A court in Istanbul ordered six human rights activists — including Amnesty International's Turkey director — formally arrested Tuesday pending a trial over accusations that they aided an armed terror group, adding to concerns over rights and freedoms in the country.
Four others activists were released from custody pending the outcome of a trial. They have been barred from traveling abroad and have to report regularly to police.
The group was detained earlier this month in a police raid at a hotel on Buyukada island where they were attending a training workshop on digital security.
U.S. & World
They are suspected of "committing crime in the name of a terrorist organization without being a member."
Amnesty International described the court decision as a "crushing blow for rights in Turkey."
"This is not a legitimate investigation, this is a politically motivated witch-hunt that charts a frightening future for rights in Turkey," said Salil Shetty, Amnesty International's secretary general.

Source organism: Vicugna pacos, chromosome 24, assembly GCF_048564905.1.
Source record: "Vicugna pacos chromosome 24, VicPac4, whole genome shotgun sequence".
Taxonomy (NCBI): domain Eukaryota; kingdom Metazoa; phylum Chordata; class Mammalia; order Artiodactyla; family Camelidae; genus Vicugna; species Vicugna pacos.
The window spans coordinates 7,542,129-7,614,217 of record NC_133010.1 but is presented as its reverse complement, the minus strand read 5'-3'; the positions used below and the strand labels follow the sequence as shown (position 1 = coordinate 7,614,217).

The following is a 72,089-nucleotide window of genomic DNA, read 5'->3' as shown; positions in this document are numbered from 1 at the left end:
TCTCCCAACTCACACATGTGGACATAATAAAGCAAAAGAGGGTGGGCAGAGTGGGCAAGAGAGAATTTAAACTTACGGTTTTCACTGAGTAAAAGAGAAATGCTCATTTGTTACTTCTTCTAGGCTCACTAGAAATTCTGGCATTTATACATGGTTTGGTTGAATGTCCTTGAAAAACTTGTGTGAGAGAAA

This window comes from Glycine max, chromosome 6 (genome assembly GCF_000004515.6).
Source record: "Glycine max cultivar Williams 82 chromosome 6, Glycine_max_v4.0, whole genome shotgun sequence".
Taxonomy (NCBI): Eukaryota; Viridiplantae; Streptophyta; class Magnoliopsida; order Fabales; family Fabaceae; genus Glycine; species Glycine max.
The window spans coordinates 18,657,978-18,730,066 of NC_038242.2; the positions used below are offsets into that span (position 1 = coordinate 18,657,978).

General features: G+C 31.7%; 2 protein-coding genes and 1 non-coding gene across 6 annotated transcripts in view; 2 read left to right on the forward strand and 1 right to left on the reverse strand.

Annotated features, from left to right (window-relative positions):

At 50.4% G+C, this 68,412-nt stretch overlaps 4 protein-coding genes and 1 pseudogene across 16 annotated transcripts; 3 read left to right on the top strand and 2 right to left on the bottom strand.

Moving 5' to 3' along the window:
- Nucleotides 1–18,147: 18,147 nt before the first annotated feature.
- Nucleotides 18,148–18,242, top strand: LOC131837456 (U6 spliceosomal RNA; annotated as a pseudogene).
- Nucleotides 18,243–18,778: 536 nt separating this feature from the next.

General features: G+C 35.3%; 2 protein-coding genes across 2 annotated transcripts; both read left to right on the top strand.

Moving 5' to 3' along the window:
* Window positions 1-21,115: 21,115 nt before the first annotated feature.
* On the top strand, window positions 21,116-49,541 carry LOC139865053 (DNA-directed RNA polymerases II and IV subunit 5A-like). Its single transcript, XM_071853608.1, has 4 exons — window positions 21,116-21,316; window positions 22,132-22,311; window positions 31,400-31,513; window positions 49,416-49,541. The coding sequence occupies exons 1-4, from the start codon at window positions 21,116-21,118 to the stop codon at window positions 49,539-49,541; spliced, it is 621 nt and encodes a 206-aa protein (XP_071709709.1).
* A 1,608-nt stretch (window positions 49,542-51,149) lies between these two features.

Shetty said: "Today we have learnt that standing up for human rights has become a crime in Turkey. This is a moment of truth, for Turkey and for the international community."
It is not clear which terror organization they are suspected helping but Turkish media reports said prosecutors, requesting the arrests, presented as evidence records of their communications with suspects linked to Kurdish and left-wing militants as well as the movement led by U.S.-based Muslim preacher Fethullah Gulen, who is accused of orchestrating last year's failed coup attempt. Turkish President Recep Tayyip Erdogan earlier this month made vague accusations, saying the group was involved in a meeting that had the "nature of a continuation" of the coup attempt.
Those ordered jailed include Amnesty's Turkey director, Idil Eser, and activists from the Helsinki Citizens Assembly and the Human Rights' Agenda Association. Their two trainers — a German and a Swede — were also arrested.
Turkey declared a state of emergency days after the coup and launched a massive crackdown, arresting about 50,000 people and dismissing more than 110,000 workers from government jobs. The crackdown initially focused on people suspected of ties to the alleged coup plotters, but has been extended to include politicians, journalists and activists.
Eser is the second top Amnesty International official in Turkey to be arrested. Last month, Amnesty's Turkey chair, Taner Kilic, was arrested for alleged links to Gulen's movement.